- the recent research report in the Journal of Epidemiology & Community Health, which shows a widening in health inequalities by income now compared to people born in the 1920s.
6) Primary Care Networks and West Yorkshire Integrated Care System discussion on how to measure demand and capacity in General Practice
(Info source: Item 7 Appendix 2 – letter to CCCG from NE and Yorkhsire NHSE/I re CCG Improvement and Assessment Quarter 2 Review Meeting)
- What has been done about the quangos’ recommendation for a West Yorkshire and Harrogate Integrated Care System discussion on how to measure demand and capacity in general practice?
- How does this affect the ability of Care Closer to Home to reduce the need for hospital beds?
- With regard to the development of Primary Care Networks, what is the likely impact of GPs’ recent mutiny over the 2020/21 Directed Enhanced Services specifications and the widespread perception that Primary Care Networks are not the solution to the problems of under-resourced and struggling GP and community health and social services?
- What is the elective care pilot about waiting times that CHFT is participating in?
7. What is the scope of the £36K Calderdale CCG contract with Pinnacle Performance Development Ltd to come up with a Workforce Strategy for the Calderdale “Place based system”?
This is nearly two years after the West Yorkshire and Harrogate Sustainability and Transformation Plan Workforce Strategy was finally published in April 2018 – after well over a year of us asking to see it. That showed Calderdale stating that they didn’t know what staff they need to deliver the Calderdale Sustainability and Transformation Plan – now apparently renamed as the Calderdale “place based system”.
Is this what Pinnacle Performance Development Ltd is supposed to come up with?
These are issues in the Governing Body papers that I’ve not asked questions about.
Cuts to elective/planned operations
The so-called “Evidence Based Interventions” scheme to withdraw routine NHS funding for 17 elective (planned) operations has contributed to a reduction in both operations and outpatients activity. There’s been a 4.1% reduction in elective “spells” to date in this financial year.
Cataracts “pathway” contract
Calderdale Clinical Commissioning Group is in the process of confirming commissioning and contracting intentions re the Cataracts “pathway”.
The number of GPs on the Governing Body has been cut from 7 to 4
So it is no longer possible to have or require a clinical majority in decision making
Red risk to patient safety, experience and quality of Out of Hours GP care delivered by Local Care Direct
(High Level Risk log and report, Risk Cycle 4, 2019-20 p506, Calderdale CCG Governing Body Papers).
Local Care Direct is the company that provides the Out of Hours GP service for the West Yorkshire Urgent Care Contract. The “red” risk is because NHS England has required NHS 111 to pass on more referrals of high acuity patients, and also because of an increase in the number of one hour call backs.
This means that Local Care Direct lacks the capacity to meet patients’ needs. But surely the Joint Clinical Commissioning Committee should have known about this when they procured the contract?
West Yorkshire Clinical Commissioning Groups are “managing the risk” through “strategic…actions”.
A red risk is the second highest risk level, just below the black “critical” level of risk.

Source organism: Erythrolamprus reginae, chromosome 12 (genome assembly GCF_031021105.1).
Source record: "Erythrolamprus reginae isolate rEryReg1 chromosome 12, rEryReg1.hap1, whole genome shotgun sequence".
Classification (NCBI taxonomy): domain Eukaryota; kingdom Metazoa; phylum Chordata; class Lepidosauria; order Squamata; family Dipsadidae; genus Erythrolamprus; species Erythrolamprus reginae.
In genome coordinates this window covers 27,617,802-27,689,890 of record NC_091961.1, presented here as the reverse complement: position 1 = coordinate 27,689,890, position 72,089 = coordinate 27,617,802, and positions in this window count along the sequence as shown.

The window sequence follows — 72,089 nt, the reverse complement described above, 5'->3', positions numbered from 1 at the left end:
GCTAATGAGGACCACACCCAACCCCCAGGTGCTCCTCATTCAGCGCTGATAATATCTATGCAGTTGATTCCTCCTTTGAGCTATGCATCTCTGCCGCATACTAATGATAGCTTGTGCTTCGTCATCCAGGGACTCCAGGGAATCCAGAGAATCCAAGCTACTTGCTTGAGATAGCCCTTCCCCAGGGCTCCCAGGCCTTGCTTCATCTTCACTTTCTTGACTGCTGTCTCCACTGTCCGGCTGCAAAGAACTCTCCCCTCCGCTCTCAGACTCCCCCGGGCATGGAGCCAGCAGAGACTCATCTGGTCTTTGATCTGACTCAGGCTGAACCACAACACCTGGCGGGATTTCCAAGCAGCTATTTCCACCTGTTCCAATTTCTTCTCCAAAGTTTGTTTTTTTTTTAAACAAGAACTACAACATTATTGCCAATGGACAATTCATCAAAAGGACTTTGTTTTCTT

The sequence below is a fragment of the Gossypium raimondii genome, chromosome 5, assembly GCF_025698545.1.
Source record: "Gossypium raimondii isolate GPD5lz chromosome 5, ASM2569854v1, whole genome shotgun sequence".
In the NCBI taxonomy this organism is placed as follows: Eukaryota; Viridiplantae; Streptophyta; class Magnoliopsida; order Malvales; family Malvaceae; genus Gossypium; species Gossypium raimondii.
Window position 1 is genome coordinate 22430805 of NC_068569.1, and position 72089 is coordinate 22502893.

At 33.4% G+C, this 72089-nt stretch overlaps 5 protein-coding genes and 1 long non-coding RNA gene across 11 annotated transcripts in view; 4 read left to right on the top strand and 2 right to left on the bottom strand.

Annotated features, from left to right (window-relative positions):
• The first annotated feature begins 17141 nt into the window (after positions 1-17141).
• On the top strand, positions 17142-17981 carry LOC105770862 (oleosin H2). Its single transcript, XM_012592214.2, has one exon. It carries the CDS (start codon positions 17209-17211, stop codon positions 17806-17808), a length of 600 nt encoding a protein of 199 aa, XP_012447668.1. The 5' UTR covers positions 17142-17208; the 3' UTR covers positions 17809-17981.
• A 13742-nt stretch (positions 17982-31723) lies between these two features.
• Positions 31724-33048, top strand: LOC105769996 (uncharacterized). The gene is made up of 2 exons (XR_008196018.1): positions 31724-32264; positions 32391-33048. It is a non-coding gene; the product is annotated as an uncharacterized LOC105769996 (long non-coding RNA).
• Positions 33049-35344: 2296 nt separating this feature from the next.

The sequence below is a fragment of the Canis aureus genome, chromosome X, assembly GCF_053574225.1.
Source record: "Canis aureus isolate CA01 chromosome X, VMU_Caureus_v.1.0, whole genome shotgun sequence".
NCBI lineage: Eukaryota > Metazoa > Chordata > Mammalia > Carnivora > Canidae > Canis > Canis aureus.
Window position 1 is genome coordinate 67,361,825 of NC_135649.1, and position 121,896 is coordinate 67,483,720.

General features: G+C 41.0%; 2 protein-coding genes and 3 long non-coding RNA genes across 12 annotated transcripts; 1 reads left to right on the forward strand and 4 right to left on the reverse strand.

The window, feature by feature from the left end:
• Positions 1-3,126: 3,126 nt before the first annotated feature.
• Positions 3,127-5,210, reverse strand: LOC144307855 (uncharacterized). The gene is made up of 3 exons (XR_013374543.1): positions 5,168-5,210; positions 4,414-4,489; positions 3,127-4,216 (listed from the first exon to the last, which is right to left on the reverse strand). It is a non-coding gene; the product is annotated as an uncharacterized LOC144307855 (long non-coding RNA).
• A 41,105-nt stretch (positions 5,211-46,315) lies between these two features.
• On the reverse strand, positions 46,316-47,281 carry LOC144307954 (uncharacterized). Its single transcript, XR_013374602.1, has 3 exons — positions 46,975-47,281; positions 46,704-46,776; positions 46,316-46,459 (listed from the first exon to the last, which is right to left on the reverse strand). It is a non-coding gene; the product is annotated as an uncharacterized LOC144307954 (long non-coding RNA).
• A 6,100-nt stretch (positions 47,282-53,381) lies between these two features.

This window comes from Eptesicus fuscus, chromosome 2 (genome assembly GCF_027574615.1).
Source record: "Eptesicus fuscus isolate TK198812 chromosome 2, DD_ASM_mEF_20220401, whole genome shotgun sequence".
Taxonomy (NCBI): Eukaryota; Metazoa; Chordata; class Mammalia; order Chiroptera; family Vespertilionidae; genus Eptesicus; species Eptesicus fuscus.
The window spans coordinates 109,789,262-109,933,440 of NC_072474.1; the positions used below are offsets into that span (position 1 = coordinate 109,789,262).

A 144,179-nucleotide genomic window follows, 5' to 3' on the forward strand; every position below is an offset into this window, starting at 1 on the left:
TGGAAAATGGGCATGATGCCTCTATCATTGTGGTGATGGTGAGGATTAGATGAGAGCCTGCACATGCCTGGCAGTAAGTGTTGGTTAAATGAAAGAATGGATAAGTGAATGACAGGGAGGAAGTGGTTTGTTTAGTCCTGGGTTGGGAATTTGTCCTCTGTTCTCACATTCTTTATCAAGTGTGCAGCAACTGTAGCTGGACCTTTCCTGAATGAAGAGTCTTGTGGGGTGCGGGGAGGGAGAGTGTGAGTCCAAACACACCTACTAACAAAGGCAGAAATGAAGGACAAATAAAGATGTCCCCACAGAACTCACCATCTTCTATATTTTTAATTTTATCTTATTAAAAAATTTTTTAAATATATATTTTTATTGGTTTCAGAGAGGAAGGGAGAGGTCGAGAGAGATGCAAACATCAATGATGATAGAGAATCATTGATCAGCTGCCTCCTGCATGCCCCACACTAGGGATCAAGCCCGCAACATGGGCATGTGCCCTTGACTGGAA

Calderdale and Kirklees Joint Health Scrutiny Committee surely need to look at this at their next meeting, which is still to be scheduled. If the out of hours GP service for urgent care isn’t working, that has big implications for the ability of the Care Closer to Home plans to reduce the need for urgent and emergency hospital attendances and admissions.
This is one of the big issues the Secretary of State has said needs resolving before the plans for Calderdale and Huddersfield hospital cuts and centralisation can be approved. It is down to Calderdale and Kirklees Joint Health Scrutiny Committee to make that judgement, on the basis of evidence it extracts from the local NHS organisations, in order to inform the Sec of State.
Black risk of not delivering the 4 hour A&E target next quarter
(Also in High level risk log and register).
This would result in patient care and patient experience being compromised and an inability to assure NHS England of the stability and resilience of the system.
The Chief Officer’s report says that the A&E four hour wait performance has deteriorated, ie more people are waiting longer than 4 hours to be treated in A&E.
Delayed transfer of care has worsened
This is about being unable to discharge hospital patients who no longer have a medical need for hospital care, but who need continuing health and/or social care after leaving hospital.
Update – the Guardian reports that between Dec 2018-Dec 2019 the number of days of delayed hospital discharge from Calderdale Royal Hospital rose almost 5 times. But reducing delayed discharge is crucial to plans for Huddersfield and Calderdale hospital cuts and centralisation. What now?
Diagnostic “pressures” resulting from a shortage of radiographers
Translated, this means patients who need diagnostic scans are waiting too long, because there aren’t enough radiographers to do them.
In October 2019, Calderdale and Kirklees Clinical Commissioning Groups awarded a public/private group of providers a £3.44m contract (not sure of the duration) for a Non-Obstetric Ultrasound Service.
The contracted providers are:
- BMI Healthcare Ltd,
- Calderdale and Huddersfield NHS Foundation Trust,
- Diagnostic Healthcare Services Ltd,
- Direct Medicare UK Ltd,
- Kleyn Healthcare Ltd,
- Mediscan Diagnostic Services Ltd,
- Yorkshire Health Solutions,
- Curo Health Ltd,
- This Is My Healthcare.